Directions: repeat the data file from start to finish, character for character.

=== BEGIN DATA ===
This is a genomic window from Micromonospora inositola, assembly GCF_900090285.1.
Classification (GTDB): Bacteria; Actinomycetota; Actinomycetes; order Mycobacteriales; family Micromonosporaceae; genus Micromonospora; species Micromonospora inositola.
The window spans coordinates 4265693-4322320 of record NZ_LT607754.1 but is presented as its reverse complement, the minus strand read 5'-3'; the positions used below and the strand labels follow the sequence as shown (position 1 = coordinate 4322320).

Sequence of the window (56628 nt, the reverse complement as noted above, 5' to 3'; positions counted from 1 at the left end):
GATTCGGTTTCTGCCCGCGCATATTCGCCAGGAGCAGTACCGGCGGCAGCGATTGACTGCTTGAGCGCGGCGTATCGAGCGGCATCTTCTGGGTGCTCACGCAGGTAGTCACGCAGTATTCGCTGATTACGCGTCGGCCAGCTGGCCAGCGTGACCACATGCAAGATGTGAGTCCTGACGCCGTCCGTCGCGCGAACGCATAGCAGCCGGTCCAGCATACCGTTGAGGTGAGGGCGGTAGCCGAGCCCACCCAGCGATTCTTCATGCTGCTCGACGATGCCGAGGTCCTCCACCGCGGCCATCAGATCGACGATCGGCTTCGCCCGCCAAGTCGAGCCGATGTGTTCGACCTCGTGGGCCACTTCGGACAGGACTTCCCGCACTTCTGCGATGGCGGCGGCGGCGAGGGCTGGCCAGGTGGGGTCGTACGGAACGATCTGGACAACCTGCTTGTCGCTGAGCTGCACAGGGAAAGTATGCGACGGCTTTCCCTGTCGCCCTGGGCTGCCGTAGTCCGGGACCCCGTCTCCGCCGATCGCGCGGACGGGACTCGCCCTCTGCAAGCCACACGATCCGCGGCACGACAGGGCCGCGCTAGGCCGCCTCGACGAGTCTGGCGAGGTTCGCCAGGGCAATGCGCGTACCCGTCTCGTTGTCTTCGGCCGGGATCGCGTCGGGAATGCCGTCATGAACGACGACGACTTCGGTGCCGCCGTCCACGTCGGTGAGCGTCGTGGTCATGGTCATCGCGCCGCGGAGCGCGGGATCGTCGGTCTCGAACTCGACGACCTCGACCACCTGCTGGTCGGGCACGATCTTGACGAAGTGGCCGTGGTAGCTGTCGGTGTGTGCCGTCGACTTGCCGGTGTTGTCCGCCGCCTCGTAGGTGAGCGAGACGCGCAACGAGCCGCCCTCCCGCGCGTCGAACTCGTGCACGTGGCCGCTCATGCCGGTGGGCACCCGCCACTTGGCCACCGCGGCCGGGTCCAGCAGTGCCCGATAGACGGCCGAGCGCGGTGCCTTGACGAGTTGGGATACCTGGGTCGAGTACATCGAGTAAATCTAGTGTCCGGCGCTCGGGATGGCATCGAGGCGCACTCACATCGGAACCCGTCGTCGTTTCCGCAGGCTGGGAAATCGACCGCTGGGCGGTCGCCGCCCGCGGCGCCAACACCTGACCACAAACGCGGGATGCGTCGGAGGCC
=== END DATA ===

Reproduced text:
This is a genomic window from Micromonospora inositola, assembly GCF_900090285.1.
Classification (GTDB): Bacteria; Actinomycetota; Actinomycetes; order Mycobacteriales; family Micromonosporaceae; genus Micromonospora; species Micromonospora inositola.
The window spans coordinates 4265693-4322320 of record NZ_LT607754.1 but is presented as its reverse complement, the minus strand read 5'-3'; the positions used below and the strand labels follow the sequence as shown (position 1 = coordinate 4322320).

Sequence of the window (56628 nt, the reverse complement as noted above, 5' to 3'; positions counted from 1 at the left end):
GATTCGGTTTCTGCCCGCGCATATTCGCCAGGAGCAGTACCGGCGGCAGCGATTGACTGCTTGAGCGCGGCGTATCGAGCGGCATCTTCTGGGTGCTCACGCAGGTAGTCACGCAGTATTCGCTGATTACGCGTCGGCCAGCTGGCCAGCGTGACCACATGCAAGATGTGAGTCCTGACGCCGTCCGTCGCGCGAACGCATAGCAGCCGGTCCAGCATACCGTTGAGGTGAGGGCGGTAGCCGAGCCCACCCAGCGATTCTTCATGCTGCTCGACGATGCCGAGGTCCTCCACCGCGGCCATCAGATCGACGATCGGCTTCGCCCGCCAAGTCGAGCCGATGTGTTCGACCTCGTGGGCCACTTCGGACAGGACTTCCCGCACTTCTGCGATGGCGGCGGCGGCGAGGGCTGGCCAGGTGGGGTCGTACGGAACGATCTGGACAACCTGCTTGTCGCTGAGCTGCACAGGGAAAGTATGCGACGGCTTTCCCTGTCGCCCTGGGCTGCCGTAGTCCGGGACCCCGTCTCCGCCGATCGCGCGGACGGGACTCGCCCTCTGCAAGCCACACGATCCGCGGCACGACAGGGCCGCGCTAGGCCGCCTCGACGAGTCTGGCGAGGTTCGCCAGGGCAATGCGCGTACCCGTCTCGTTGTCTTCGGCCGGGATCGCGTCGGGAATGCCGTCATGAACGACGACGACTTCGGTGCCGCCGTCCACGTCGGTGAGCGTCGTGGTCATGGTCATCGCGCCGCGGAGCGCGGGATCGTCGGTCTCGAACTCGACGACCTCGACCACCTGCTGGTCGGGCACGATCTTGACGAAGTGGCCGTGGTAGCTGTCGGTGTGTGCCGTCGACTTGCCGGTGTTGTCCGCCGCCTCGTAGGTGAGCGAGACGCGCAACGAGCCGCCCTCCCGCGCGTCGAACTCGTGCACGTGGCCGCTCATGCCGGTGGGCACCCGCCACTTGGCCACCGCGGCCGGGTCCAGCAGTGCCCGATAGACGGCCGAGCGCGGTGCCTTGACGAGTTGGGATACCTGGGTCGAGTACATCGAGTAAATCTAGTGTCCGGCGCTCGGGATGGCATCGAGGCGCACTCACATCGGAACCCGTCGTCGTTTCCGCAGGCTGGGAAATCGACCGCTGGGCGGTCGCCGCCCGCGGCGCCAACACCTGACCACAAACGCGGGATGCGTCGGAGGCC